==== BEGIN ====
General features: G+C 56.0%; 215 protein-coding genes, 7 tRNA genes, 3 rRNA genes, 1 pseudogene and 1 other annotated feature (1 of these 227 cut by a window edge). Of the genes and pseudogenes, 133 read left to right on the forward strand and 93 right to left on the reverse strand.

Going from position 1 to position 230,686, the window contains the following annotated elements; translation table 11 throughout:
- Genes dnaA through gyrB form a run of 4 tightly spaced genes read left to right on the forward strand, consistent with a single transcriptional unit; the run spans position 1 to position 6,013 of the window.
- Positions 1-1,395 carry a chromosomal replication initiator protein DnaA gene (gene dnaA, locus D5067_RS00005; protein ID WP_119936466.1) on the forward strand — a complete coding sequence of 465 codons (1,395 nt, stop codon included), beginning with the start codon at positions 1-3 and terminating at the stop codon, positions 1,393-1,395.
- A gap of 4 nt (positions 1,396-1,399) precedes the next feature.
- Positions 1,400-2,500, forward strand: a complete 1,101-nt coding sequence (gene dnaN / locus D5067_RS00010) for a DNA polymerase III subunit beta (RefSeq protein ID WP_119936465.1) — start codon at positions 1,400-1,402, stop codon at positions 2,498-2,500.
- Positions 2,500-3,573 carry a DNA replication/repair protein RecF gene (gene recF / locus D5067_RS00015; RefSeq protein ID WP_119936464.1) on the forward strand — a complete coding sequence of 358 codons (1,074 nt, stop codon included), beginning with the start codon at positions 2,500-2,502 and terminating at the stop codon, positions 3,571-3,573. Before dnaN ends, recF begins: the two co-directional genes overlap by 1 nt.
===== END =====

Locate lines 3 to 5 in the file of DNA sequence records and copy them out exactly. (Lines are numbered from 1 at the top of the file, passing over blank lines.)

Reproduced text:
- Genes dnaA through gyrB form a run of 4 tightly spaced genes read left to right on the forward strand, consistent with a single transcriptional unit; the run spans position 1 to position 6,013 of the window.
- Positions 1-1,395 carry a chromosomal replication initiator protein DnaA gene (gene dnaA, locus D5067_RS00005; protein ID WP_119936466.1) on the forward strand — a complete coding sequence of 465 codons (1,395 nt, stop codon included), beginning with the start codon at positions 1-3 and terminating at the stop codon, positions 1,393-1,395.
- A gap of 4 nt (positions 1,396-1,399) precedes the next feature.